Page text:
Along with serving as the Roger L. McCarthy Professor of Mechanical Engineering at the University of Michigan, Dr. Huei Peng is also director of Mcity, the school’s 32-acre vehicle technology testing facility.
His research interests include adaptive control and optimal control, with an emphasis on their applications to vehicular and transportation systems.
Over the past 20 years Peng has worked on vehicle automation, vehicle dynamics, design and assessment of active safety systems, and human model development -- with a special focus on understanding how they err. He has served as the principal investigator or co-principal investigator on more than 50 research projects with a total funding of $30-plus million.
He has appeared in more than 240 technical publications, including 100 contributions in referred journals along with authoring four books.
Peng is an SAE Fellow and an ASME Fellow. He is additionally a ChangJiang Scholar at the Tsinghua University of China.
The professor and his team have responded to a series of questions pertaining to the development of driverless vehicle technologies:
When will we actually see driverless vehicles on the road?
Driverless vehicles are already on the road in limited numbers through initiatives such as Uber’s fleet of driverless taxis. And several automakers have announced plans to have driverless cars on the road in some way by 2021.
Generally speaking, though, we expect to see fully automated vehicles deployed gradually, perhaps beginning with commercial fleets, such as freight trucks, shuttle services at amusement parks, airports and on university campuses. It will likely be some time before fully automated vehicles are sold on the mass market to the average consumer.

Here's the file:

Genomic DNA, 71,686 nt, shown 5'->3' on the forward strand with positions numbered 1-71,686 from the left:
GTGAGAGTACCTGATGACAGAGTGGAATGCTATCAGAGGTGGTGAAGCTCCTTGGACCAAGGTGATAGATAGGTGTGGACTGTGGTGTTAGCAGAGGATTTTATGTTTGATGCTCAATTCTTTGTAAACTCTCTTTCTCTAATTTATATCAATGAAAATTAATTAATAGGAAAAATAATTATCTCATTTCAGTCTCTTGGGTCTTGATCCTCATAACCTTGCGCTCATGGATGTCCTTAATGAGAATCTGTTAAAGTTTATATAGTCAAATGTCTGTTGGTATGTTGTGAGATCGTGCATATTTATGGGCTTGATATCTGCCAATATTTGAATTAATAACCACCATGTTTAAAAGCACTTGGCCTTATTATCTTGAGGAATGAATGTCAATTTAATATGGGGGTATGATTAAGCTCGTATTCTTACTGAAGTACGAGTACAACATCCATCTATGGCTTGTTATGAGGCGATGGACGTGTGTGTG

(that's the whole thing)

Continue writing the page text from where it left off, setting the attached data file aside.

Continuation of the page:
In the meantime, driver-assist technologies are already available to help drivers parallel park, stay in the correct lane, keep a safe distance from the lead vehicle and see what’s in their blind spot, among other things. More and more automated features are being tested and made available in new vehicles.
What are the barriers to progress?
A host of advances in such areas as connected and automated vehicle systems, multi-modal transportation, traffic performance management, shared vehicle use, as well as in new fuels, novel engine design, alternative energy sources, and advanced materials, offer great promise to address the challenges and, in the process, to truly revolutionize mobility in societies worldwide. Individually, none of these advances will have the impact needed; we must look at our mobility system as a whole.
To date, there has been little work on how to integrate the technical, economic, social, and policy considerations to create a viable mobility “system” that meets the dynamic needs of a changing society.
While the technology is compelling, this new “mobility package” needs to be highly attractive to users throughout society and needs to be commercially successful, creating many new business partnerships and opportunities. We’ll also need to consider robust cybersecurity models and possibly a new legal, liability and insurance framework.